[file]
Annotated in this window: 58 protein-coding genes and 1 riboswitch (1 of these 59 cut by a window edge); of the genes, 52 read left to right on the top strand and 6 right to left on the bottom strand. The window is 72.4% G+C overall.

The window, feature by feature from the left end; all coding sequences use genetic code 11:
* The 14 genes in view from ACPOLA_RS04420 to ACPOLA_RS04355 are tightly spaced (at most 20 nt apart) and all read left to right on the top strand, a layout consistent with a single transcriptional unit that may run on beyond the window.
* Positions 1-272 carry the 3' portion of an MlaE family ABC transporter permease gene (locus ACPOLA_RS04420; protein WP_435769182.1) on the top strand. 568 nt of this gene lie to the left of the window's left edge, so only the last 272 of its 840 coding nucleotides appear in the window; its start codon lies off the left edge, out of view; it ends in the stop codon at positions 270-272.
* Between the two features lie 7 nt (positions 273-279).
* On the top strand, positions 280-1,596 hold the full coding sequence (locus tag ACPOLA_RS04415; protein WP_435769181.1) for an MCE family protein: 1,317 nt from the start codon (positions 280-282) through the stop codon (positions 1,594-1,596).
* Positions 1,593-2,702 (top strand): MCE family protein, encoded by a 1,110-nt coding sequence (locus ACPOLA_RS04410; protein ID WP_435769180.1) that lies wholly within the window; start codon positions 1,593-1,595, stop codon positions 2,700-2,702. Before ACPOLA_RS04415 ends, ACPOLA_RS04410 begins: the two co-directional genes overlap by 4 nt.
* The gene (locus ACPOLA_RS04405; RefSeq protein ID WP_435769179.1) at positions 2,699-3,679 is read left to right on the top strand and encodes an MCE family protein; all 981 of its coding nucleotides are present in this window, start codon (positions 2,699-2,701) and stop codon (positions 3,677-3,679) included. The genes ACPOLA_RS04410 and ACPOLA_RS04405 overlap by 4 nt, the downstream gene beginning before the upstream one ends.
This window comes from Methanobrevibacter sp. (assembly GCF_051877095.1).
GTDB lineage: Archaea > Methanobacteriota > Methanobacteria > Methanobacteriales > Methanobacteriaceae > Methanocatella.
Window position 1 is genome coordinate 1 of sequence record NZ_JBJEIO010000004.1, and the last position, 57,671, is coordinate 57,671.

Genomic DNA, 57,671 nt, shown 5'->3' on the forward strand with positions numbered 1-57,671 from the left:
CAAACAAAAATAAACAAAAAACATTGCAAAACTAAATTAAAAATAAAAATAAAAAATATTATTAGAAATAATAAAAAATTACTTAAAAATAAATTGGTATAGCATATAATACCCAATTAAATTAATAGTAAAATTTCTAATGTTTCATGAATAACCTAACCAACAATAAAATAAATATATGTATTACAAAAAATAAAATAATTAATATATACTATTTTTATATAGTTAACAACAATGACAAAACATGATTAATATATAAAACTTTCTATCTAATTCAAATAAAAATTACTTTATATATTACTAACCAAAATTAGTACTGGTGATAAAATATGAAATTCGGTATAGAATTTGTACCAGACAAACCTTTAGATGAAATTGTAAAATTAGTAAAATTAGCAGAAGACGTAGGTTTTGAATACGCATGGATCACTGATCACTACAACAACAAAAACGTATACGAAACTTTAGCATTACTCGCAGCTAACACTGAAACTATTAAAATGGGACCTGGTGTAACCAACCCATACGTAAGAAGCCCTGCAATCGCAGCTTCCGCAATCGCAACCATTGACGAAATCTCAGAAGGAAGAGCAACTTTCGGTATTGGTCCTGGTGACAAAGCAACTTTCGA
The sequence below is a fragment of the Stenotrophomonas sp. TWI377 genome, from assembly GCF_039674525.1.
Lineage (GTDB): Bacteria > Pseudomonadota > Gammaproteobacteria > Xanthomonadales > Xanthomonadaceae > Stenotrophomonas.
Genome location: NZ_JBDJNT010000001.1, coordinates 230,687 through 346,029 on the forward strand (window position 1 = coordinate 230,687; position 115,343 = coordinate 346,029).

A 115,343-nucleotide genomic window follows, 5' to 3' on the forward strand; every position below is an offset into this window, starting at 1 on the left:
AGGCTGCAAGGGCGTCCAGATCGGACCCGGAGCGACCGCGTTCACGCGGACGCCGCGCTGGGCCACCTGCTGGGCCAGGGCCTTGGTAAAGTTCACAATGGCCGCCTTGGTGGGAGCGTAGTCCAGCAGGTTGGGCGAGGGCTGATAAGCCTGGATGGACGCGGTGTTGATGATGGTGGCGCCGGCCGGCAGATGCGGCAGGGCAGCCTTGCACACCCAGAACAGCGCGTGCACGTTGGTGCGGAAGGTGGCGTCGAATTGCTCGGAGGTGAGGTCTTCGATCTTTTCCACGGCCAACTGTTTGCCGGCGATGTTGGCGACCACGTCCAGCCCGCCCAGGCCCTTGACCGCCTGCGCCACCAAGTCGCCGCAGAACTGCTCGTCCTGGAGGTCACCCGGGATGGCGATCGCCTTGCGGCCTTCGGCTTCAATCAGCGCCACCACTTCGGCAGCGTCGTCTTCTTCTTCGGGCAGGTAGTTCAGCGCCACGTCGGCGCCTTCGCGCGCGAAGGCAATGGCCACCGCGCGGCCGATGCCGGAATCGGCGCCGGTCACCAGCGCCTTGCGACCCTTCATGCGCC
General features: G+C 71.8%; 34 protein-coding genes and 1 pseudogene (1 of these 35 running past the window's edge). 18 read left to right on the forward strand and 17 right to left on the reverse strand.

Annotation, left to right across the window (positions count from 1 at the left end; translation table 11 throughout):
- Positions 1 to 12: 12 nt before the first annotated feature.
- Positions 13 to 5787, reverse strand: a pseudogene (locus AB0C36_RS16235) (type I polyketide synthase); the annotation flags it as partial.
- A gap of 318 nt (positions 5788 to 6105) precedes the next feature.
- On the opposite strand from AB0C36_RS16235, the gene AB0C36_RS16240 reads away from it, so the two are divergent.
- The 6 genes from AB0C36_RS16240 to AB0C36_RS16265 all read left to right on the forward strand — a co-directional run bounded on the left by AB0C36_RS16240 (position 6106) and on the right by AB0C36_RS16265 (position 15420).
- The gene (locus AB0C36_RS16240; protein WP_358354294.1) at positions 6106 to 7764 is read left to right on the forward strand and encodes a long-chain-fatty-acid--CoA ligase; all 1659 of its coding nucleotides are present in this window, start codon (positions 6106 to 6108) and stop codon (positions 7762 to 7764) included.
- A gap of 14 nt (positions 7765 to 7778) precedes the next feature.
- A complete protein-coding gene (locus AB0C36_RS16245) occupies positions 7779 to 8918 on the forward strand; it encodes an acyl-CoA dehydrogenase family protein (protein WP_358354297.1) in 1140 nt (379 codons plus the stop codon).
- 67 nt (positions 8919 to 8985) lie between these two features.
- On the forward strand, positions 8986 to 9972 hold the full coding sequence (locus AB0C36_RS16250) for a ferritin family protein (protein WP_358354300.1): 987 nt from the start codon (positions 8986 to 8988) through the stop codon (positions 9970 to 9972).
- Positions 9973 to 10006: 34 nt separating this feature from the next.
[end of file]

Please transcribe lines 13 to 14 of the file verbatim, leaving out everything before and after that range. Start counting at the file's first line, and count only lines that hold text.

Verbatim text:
CAAACAAAAATAAACAAAAAACATTGCAAAACTAAATTAAAAATAAAAATAAAAAATATTATTAGAAATAATAAAAAATTACTTAAAAATAAATTGGTATAGCATATAATACCCAATTAAATTAATAGTAAAATTTCTAATGTTTCATGAATAACCTAACCAACAATAAAATAAATATATGTATTACAAAAAATAAAATAATTAATATATACTATTTTTATATAGTTAACAACAATGACAAAACATGATTAATATATAAAACTTTCTATCTAATTCAAATAAAAATTACTTTATATATTACTAACCAAAATTAGTACTGGTGATAAAATATGAAATTCGGTATAGAATTTGTACCAGACAAACCTTTAGATGAAATTGTAAAATTAGTAAAATTAGCAGAAGACGTAGGTTTTGAATACGCATGGATCACTGATCACTACAACAACAAAAACGTATACGAAACTTTAGCATTACTCGCAGCTAACACTGAAACTATTAAAATGGGACCTGGTGTAACCAACCCATACGTAAGAAGCCCTGCAATCGCAGCTTCCGCAATCGCAACCATTGACGAAATCTCAGAAGGAAGAGCAACTTTCGGTATTGGTCCTGGTGACAAAGCAACTTTCGA
The sequence below is a fragment of the Stenotrophomonas sp. TWI377 genome, from assembly GCF_039674525.1.